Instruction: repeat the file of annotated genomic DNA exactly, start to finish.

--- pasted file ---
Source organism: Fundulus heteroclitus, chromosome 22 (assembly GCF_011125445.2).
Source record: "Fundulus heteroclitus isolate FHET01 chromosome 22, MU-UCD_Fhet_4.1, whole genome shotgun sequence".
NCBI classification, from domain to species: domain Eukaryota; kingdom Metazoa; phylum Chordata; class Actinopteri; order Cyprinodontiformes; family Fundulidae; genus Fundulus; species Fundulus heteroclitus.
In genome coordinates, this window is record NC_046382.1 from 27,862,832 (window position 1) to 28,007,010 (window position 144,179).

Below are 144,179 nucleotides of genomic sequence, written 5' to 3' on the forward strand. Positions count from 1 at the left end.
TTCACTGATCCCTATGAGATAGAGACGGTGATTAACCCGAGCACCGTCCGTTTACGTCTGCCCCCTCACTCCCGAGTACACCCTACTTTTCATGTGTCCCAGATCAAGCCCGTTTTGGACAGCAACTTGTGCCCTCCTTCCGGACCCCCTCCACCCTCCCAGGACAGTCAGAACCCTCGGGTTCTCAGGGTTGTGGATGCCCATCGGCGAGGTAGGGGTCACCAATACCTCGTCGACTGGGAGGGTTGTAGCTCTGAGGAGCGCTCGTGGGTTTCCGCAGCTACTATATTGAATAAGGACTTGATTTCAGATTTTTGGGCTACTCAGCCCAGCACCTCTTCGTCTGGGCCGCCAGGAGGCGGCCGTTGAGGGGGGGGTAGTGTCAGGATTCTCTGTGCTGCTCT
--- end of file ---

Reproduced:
Source organism: Fundulus heteroclitus, chromosome 22 (assembly GCF_011125445.2).
Source record: "Fundulus heteroclitus isolate FHET01 chromosome 22, MU-UCD_Fhet_4.1, whole genome shotgun sequence".
NCBI classification, from domain to species: domain Eukaryota; kingdom Metazoa; phylum Chordata; class Actinopteri; order Cyprinodontiformes; family Fundulidae; genus Fundulus; species Fundulus heteroclitus.
In genome coordinates, this window is record NC_046382.1 from 27,862,832 (window position 1) to 28,007,010 (window position 144,179).

Below are 144,179 nucleotides of genomic sequence, written 5' to 3' on the forward strand. Positions count from 1 at the left end.
TTCACTGATCCCTATGAGATAGAGACGGTGATTAACCCGAGCACCGTCCGTTTACGTCTGCCCCCTCACTCCCGAGTACACCCTACTTTTCATGTGTCCCAGATCAAGCCCGTTTTGGACAGCAACTTGTGCCCTCCTTCCGGACCCCCTCCACCCTCCCAGGACAGTCAGAACCCTCGGGTTCTCAGGGTTGTGGATGCCCATCGGCGAGGTAGGGGTCACCAATACCTCGTCGACTGGGAGGGTTGTAGCTCTGAGGAGCGCTCGTGGGTTTCCGCAGCTACTATATTGAATAAGGACTTGATTTCAGATTTTTGGGCTACTCAGCCCAGCACCTCTTCGTCTGGGCCGCCAGGAGGCGGCCGTTGAGGGGGGGGTAGTGTCAGGATTCTCTGTGCTGCTCT